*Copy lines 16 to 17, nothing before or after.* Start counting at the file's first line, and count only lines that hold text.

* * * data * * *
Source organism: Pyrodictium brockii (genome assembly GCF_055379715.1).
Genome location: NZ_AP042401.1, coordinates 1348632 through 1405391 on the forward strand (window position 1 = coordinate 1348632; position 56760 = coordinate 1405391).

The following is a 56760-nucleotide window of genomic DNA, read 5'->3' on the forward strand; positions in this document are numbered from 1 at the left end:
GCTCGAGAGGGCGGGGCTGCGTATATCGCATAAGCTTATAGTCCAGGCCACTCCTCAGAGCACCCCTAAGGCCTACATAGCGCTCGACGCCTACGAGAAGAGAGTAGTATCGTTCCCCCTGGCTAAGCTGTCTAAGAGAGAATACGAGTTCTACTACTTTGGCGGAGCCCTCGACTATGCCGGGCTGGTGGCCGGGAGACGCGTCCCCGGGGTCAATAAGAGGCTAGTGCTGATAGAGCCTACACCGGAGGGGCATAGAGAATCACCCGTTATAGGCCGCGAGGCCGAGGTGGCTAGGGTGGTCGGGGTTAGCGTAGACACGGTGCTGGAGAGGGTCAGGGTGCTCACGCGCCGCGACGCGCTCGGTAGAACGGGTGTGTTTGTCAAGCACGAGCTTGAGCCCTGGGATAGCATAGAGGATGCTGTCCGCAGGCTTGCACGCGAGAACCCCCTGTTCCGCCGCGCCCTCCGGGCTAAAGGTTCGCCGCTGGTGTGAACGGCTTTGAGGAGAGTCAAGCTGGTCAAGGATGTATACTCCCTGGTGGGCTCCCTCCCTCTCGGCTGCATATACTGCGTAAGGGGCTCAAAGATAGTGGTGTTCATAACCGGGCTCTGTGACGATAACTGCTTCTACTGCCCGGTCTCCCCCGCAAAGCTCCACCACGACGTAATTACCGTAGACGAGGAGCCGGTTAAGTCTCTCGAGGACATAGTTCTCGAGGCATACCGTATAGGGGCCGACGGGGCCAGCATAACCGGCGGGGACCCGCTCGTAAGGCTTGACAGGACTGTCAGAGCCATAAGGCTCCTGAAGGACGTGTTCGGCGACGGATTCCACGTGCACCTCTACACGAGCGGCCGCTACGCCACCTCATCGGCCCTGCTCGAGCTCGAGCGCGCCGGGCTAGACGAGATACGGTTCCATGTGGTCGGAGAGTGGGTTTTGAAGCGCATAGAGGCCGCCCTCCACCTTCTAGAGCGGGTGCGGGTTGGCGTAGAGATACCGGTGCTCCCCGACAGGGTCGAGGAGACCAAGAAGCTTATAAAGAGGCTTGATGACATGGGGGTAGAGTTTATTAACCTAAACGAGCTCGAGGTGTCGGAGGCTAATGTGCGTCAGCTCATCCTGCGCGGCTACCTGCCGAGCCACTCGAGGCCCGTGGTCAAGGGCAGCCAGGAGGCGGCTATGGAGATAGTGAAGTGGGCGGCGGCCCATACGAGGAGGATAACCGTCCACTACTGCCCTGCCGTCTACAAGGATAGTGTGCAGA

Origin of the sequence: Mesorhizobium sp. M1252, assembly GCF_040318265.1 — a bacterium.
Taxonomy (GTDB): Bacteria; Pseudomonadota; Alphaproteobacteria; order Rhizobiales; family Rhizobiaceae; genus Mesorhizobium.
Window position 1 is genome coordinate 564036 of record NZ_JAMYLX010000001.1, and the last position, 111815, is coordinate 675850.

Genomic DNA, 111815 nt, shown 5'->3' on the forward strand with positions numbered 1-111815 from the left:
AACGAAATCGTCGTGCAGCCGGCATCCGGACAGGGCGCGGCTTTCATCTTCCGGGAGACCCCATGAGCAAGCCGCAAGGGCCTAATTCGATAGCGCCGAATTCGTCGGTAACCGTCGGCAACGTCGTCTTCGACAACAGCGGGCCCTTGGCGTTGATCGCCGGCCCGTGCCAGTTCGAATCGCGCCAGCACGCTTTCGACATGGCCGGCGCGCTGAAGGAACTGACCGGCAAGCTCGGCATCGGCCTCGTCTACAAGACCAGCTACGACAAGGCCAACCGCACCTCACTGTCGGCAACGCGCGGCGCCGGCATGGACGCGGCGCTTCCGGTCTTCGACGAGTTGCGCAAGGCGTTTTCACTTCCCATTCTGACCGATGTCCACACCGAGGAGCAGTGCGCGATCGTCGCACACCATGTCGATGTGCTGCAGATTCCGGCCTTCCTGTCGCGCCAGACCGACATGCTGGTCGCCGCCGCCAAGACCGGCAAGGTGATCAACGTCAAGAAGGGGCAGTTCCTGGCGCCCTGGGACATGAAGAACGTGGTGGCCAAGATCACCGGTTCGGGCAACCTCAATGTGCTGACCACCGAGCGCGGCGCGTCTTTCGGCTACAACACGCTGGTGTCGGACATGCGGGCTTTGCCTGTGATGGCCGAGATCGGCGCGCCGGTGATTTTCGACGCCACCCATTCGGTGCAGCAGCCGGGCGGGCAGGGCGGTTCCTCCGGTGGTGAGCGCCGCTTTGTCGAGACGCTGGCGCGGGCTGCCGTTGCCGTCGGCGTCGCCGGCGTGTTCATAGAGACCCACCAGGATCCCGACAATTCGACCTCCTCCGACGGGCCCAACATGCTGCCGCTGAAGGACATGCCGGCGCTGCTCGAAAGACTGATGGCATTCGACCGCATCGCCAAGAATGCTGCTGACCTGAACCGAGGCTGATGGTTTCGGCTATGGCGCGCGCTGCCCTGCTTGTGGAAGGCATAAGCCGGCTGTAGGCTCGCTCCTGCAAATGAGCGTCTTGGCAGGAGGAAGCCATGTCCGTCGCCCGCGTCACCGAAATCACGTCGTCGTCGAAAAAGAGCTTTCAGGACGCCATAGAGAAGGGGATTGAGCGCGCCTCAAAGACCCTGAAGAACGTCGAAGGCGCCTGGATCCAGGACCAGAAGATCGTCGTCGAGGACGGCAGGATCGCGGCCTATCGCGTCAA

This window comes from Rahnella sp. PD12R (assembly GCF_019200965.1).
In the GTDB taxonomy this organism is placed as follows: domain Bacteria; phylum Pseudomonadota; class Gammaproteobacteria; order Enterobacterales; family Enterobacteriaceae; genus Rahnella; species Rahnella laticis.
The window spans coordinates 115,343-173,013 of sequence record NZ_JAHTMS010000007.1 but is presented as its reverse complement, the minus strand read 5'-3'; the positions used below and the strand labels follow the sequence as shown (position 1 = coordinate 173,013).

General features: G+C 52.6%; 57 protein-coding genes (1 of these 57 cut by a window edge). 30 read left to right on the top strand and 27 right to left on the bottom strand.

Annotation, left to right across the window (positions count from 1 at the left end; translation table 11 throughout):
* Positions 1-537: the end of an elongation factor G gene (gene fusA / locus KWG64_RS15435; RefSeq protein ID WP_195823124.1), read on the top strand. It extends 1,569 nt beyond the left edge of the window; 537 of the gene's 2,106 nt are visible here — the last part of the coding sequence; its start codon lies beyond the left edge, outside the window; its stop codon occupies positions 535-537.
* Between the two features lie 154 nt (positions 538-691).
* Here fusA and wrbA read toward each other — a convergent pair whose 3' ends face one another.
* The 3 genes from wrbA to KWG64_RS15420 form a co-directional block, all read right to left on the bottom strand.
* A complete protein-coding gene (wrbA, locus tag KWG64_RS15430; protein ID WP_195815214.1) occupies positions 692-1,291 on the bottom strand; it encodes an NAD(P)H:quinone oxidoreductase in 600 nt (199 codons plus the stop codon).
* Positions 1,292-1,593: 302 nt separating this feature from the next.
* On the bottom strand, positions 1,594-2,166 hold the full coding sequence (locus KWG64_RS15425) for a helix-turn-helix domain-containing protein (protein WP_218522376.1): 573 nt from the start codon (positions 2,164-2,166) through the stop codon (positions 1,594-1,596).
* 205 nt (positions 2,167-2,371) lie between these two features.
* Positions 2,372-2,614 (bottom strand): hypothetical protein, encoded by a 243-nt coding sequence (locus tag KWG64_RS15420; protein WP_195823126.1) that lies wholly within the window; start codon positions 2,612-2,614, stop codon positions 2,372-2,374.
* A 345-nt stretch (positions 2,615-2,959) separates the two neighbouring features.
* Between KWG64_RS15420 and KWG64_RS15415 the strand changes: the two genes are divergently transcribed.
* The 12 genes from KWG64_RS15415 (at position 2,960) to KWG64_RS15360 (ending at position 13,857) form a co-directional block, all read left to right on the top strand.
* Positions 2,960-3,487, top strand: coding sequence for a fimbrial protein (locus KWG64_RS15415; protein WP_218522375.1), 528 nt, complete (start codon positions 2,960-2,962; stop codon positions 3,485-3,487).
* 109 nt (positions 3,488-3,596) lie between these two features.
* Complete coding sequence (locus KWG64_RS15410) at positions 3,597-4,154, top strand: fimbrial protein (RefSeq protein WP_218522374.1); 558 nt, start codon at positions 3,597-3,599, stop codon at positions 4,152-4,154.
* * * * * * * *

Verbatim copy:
* Between the two features lie 154 nt (positions 538-691).
* Here fusA and wrbA read toward each other — a convergent pair whose 3' ends face one another.